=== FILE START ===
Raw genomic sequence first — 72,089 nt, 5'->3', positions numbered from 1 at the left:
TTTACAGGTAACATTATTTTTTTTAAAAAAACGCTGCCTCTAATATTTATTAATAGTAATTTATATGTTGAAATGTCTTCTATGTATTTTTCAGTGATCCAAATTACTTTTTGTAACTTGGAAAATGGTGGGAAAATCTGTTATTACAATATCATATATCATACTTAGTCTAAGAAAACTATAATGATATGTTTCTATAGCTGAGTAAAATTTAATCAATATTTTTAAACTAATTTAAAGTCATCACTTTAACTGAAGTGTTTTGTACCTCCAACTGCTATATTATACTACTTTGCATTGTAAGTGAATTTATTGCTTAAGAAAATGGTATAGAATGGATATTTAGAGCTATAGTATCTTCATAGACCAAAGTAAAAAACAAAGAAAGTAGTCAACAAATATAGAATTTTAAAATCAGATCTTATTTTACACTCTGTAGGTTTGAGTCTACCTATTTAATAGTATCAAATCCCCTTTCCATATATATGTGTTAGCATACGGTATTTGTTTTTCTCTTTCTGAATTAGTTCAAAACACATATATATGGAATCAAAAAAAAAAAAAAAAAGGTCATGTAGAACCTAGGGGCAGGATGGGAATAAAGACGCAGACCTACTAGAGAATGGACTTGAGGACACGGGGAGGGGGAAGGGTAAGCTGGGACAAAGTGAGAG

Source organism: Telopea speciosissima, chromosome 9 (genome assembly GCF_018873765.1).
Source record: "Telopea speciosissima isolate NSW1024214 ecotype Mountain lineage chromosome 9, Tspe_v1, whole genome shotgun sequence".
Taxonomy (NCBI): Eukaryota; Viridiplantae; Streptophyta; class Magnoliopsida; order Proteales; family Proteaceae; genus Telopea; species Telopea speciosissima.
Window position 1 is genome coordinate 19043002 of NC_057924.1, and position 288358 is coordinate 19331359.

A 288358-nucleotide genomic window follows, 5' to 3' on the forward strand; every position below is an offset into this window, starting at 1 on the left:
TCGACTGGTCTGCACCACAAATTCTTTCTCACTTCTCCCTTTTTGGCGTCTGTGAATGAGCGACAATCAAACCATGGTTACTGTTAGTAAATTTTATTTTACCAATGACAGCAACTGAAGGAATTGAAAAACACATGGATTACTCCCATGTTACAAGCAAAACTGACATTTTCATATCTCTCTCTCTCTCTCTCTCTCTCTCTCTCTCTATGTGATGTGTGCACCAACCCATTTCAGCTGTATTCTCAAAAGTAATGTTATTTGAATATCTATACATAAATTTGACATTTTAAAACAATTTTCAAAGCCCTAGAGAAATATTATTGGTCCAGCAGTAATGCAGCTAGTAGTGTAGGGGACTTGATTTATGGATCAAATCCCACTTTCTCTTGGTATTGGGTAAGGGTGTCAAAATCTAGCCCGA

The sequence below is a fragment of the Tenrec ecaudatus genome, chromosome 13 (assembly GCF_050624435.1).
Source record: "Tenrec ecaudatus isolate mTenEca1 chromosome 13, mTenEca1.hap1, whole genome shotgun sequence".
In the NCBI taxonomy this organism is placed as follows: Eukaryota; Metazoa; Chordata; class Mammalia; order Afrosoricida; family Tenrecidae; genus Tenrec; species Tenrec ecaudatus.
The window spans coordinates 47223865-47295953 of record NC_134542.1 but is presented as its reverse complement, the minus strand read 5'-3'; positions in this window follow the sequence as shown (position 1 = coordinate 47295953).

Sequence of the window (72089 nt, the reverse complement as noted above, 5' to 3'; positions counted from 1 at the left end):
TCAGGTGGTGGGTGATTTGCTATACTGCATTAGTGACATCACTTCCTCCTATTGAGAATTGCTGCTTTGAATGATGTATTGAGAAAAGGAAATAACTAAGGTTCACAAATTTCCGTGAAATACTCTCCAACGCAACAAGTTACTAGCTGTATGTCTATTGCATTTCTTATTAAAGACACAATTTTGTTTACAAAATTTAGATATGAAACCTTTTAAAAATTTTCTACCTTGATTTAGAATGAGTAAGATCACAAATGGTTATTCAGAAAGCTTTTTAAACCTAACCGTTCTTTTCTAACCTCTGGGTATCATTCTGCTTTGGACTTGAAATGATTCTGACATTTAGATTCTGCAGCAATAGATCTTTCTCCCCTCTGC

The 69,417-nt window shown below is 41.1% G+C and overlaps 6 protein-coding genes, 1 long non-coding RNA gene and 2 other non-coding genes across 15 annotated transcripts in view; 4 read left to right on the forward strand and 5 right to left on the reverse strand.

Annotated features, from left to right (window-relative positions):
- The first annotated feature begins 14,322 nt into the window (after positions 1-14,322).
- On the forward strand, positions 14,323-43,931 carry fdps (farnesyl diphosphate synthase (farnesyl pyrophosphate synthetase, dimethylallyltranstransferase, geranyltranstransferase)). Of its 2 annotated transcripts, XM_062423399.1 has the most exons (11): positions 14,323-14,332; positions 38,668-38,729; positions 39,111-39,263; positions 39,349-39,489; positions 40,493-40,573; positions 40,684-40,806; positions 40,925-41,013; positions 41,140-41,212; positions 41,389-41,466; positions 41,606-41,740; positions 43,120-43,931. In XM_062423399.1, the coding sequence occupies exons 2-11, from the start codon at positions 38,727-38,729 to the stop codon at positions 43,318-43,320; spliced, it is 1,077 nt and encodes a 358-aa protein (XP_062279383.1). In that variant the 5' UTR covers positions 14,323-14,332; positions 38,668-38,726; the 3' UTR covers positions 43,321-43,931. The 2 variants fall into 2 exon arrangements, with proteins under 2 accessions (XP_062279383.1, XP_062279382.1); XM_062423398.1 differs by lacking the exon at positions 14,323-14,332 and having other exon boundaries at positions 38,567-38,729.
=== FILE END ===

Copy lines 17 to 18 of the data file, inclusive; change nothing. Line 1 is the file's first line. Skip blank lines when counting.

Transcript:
- The first annotated feature begins 14,322 nt into the window (after positions 1-14,322).
- On the forward strand, positions 14,323-43,931 carry fdps (farnesyl diphosphate synthase (farnesyl pyrophosphate synthetase, dimethylallyltranstransferase, geranyltranstransferase)). Of its 2 annotated transcripts, XM_062423399.1 has the most exons (11): positions 14,323-14,332; positions 38,668-38,729; positions 39,111-39,263; positions 39,349-39,489; positions 40,493-40,573; positions 40,684-40,806; positions 40,925-41,013; positions 41,140-41,212; positions 41,389-41,466; positions 41,606-41,740; positions 43,120-43,931. In XM_062423399.1, the coding sequence occupies exons 2-11, from the start codon at positions 38,727-38,729 to the stop codon at positions 43,318-43,320; spliced, it is 1,077 nt and encodes a 358-aa protein (XP_062279383.1). In that variant the 5' UTR covers positions 14,323-14,332; positions 38,668-38,726; the 3' UTR covers positions 43,321-43,931. The 2 variants fall into 2 exon arrangements, with proteins under 2 accessions (XP_062279383.1, XP_062279382.1); XM_062423398.1 differs by lacking the exon at positions 14,323-14,332 and having other exon boundaries at positions 38,567-38,729.